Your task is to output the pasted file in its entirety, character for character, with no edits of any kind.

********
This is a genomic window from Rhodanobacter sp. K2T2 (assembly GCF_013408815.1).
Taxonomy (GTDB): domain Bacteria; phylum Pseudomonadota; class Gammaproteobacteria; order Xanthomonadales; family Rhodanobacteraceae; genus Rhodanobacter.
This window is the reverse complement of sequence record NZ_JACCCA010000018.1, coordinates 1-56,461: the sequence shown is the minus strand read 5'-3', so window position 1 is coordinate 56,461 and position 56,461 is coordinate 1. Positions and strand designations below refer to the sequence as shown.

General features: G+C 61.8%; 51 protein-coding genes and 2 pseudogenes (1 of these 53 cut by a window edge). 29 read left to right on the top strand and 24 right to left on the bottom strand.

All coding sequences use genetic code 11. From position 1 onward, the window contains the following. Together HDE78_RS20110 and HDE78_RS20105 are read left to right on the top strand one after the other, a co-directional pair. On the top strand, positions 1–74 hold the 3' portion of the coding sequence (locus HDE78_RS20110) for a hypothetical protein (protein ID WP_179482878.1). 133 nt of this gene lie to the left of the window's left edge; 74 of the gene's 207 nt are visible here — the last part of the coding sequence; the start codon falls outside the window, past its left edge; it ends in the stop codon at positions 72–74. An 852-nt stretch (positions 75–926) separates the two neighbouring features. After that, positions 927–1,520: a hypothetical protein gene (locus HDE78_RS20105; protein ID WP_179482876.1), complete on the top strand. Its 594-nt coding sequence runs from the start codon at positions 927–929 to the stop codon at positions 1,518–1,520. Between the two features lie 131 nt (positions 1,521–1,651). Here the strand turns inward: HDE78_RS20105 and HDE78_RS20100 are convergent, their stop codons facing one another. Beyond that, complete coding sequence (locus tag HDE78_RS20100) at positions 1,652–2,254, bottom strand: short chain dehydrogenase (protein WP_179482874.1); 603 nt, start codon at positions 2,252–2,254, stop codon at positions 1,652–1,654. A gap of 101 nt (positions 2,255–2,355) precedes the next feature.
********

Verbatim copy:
This is a genomic window from Rhodanobacter sp. K2T2 (assembly GCF_013408815.1).
Taxonomy (GTDB): domain Bacteria; phylum Pseudomonadota; class Gammaproteobacteria; order Xanthomonadales; family Rhodanobacteraceae; genus Rhodanobacter.
This window is the reverse complement of sequence record NZ_JACCCA010000018.1, coordinates 1-56,461: the sequence shown is the minus strand read 5'-3', so window position 1 is coordinate 56,461 and position 56,461 is coordinate 1. Positions and strand designations below refer to the sequence as shown.

General features: G+C 61.8%; 51 protein-coding genes and 2 pseudogenes (1 of these 53 cut by a window edge). 29 read left to right on the top strand and 24 right to left on the bottom strand.

All coding sequences use genetic code 11. From position 1 onward, the window contains the following. Together HDE78_RS20110 and HDE78_RS20105 are read left to right on the top strand one after the other, a co-directional pair. On the top strand, positions 1–74 hold the 3' portion of the coding sequence (locus HDE78_RS20110) for a hypothetical protein (protein ID WP_179482878.1). 133 nt of this gene lie to the left of the window's left edge; 74 of the gene's 207 nt are visible here — the last part of the coding sequence; the start codon falls outside the window, past its left edge; it ends in the stop codon at positions 72–74. An 852-nt stretch (positions 75–926) separates the two neighbouring features. After that, positions 927–1,520: a hypothetical protein gene (locus HDE78_RS20105; protein ID WP_179482876.1), complete on the top strand. Its 594-nt coding sequence runs from the start codon at positions 927–929 to the stop codon at positions 1,518–1,520. Between the two features lie 131 nt (positions 1,521–1,651). Here the strand turns inward: HDE78_RS20105 and HDE78_RS20100 are convergent, their stop codons facing one another. Beyond that, complete coding sequence (locus tag HDE78_RS20100) at positions 1,652–2,254, bottom strand: short chain dehydrogenase (protein WP_179482874.1); 603 nt, start codon at positions 2,252–2,254, stop codon at positions 1,652–1,654. A gap of 101 nt (positions 2,255–2,355) precedes the next feature.